Cervical cancer symptoms and risk factors: What to watch for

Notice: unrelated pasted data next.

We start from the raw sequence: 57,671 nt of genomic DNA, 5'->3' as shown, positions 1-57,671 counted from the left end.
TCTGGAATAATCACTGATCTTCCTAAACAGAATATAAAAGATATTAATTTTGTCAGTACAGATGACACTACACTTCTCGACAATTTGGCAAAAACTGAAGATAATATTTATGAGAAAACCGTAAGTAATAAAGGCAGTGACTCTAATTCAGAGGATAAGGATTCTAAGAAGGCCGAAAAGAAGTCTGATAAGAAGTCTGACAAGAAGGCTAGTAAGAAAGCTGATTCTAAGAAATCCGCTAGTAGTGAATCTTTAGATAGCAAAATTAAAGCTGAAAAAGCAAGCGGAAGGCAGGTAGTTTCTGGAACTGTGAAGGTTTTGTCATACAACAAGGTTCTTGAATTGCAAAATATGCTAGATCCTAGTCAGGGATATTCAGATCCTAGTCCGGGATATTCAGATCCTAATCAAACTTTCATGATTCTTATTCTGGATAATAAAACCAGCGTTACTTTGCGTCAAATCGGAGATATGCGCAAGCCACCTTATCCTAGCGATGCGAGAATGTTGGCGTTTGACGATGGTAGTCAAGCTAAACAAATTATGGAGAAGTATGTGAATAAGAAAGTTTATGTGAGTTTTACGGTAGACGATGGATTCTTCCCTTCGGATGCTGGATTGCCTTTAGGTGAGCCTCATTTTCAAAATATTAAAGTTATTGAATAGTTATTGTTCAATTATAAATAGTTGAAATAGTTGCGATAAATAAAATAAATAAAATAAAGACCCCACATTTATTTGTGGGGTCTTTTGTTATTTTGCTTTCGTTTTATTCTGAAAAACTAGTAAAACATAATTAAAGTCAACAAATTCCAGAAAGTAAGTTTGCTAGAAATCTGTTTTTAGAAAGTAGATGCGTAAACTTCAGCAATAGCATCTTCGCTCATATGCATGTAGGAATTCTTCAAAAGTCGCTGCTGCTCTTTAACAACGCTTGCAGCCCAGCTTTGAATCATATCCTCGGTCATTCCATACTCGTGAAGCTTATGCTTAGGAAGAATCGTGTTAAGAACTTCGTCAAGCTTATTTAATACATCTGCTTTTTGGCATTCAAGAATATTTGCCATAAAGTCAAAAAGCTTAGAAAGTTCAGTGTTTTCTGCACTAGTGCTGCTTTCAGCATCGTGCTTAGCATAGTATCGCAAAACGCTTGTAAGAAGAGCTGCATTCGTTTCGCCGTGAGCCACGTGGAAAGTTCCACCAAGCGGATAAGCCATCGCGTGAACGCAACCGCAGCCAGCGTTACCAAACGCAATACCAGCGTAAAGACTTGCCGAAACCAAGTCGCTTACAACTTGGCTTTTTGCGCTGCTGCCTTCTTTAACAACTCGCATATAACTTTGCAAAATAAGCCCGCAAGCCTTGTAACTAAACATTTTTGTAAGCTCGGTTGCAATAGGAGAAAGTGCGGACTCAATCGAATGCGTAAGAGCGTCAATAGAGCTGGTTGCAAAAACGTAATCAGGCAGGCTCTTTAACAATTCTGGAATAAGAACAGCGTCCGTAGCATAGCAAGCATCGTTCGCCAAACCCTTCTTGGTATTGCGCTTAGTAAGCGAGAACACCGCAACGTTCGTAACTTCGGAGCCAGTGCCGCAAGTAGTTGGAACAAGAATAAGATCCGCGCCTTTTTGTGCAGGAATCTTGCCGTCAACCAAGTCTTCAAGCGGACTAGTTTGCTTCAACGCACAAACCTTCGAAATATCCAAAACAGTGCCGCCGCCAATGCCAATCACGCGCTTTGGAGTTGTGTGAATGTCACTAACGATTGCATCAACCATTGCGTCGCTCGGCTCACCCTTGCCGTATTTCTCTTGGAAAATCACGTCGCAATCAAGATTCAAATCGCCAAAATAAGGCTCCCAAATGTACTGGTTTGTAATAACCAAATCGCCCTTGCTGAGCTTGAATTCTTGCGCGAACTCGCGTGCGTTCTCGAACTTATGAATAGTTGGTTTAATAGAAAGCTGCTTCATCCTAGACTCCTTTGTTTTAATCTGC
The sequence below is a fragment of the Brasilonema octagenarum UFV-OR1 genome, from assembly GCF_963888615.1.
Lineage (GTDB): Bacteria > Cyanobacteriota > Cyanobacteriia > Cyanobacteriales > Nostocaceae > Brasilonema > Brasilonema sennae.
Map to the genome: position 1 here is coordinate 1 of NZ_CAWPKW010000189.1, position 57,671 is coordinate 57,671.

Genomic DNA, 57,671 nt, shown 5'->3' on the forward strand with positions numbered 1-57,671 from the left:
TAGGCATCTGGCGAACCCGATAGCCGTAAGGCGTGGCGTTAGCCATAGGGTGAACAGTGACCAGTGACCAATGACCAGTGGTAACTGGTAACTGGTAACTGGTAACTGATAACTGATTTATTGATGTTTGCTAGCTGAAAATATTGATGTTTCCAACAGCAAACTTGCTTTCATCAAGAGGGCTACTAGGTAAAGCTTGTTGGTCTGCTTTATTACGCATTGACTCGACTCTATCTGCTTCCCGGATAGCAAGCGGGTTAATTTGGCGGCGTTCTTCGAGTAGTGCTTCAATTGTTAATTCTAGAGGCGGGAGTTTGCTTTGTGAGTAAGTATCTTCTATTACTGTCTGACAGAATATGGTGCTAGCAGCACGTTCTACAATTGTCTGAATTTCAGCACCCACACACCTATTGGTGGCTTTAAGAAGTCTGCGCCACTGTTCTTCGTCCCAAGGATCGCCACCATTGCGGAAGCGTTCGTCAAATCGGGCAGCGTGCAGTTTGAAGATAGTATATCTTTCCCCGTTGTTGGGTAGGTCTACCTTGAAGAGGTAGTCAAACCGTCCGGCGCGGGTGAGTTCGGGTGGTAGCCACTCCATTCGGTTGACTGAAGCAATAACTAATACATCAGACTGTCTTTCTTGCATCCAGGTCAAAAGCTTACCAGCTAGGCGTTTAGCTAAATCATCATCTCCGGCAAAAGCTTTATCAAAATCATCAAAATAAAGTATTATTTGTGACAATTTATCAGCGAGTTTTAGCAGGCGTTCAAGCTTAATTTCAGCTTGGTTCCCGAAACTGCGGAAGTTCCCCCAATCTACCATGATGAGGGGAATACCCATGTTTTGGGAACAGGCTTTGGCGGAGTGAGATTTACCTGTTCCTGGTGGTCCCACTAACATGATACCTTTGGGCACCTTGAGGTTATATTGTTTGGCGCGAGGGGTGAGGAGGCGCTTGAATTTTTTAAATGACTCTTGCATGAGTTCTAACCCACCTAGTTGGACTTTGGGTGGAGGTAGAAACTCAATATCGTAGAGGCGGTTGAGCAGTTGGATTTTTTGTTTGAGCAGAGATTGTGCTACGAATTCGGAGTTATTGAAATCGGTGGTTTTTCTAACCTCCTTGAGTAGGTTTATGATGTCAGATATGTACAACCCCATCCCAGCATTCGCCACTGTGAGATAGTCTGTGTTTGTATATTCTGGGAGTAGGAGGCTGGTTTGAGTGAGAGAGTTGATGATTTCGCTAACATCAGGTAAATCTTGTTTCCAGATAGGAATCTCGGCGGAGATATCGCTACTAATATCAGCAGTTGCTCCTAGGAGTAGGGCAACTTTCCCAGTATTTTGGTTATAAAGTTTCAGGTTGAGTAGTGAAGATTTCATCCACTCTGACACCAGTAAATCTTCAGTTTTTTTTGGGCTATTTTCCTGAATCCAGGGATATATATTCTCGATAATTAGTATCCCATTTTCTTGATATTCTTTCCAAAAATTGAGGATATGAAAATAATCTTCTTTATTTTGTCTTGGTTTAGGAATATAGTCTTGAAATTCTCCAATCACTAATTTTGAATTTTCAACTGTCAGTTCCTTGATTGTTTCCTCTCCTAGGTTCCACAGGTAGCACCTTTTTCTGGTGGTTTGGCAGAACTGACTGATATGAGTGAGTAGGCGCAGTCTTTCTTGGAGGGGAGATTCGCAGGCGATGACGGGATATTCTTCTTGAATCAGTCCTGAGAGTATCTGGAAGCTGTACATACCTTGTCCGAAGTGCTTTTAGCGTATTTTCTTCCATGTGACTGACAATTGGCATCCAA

Each year, more than 12,000 women are diagnosed with cervical cancer. And though it most often occurs in women over age 40, younger women can get cervical cancer, too. Like many types of cancer, cervical cancer doesn’t usually show any symptoms until the disease has spread to nearby tissues. But it’s important to know the signs of cervical cancer so you know what to watch for, says Kathleen Schmeler, M.D., co-leader of our HPV-Related Cancers Moon Shot™. The most common cervical cancer symptoms that Schmeler sees are:   Abnormal vaginal bleeding: This could include bleeding between menstrual periods, bleeding after sex or bleeding after menopause. Pelvic pain: This is typically constant pelvic pain. Or it may feel like pressure on your pelvis. It’s important to keep in mind that cervical cancer symptoms tend to be vague and similar to those of other conditions. “Just because you have these symptoms doesn’t mean you have cervical cancer,” Schmeler says. “But if you have any of these symptoms for two weeks or longer, see your doctor.” Know your cervical cancer risk While all women should watch for symptoms, certain women may be more likely to develop cervical cancer. This includes women who: Have an HPV infection. About 80% of people have HPV at some point, and most of these cases clear up on their own, but some HPV infections can cause cancer. Have a sexually transmitted disease, including chlamydia or HIV, since these increase your risk for HPV Have a history of untreated cervical dysplasia, or precancerous cell changes found through an abnormal Pap test Smoke Have a weakened immune system Were...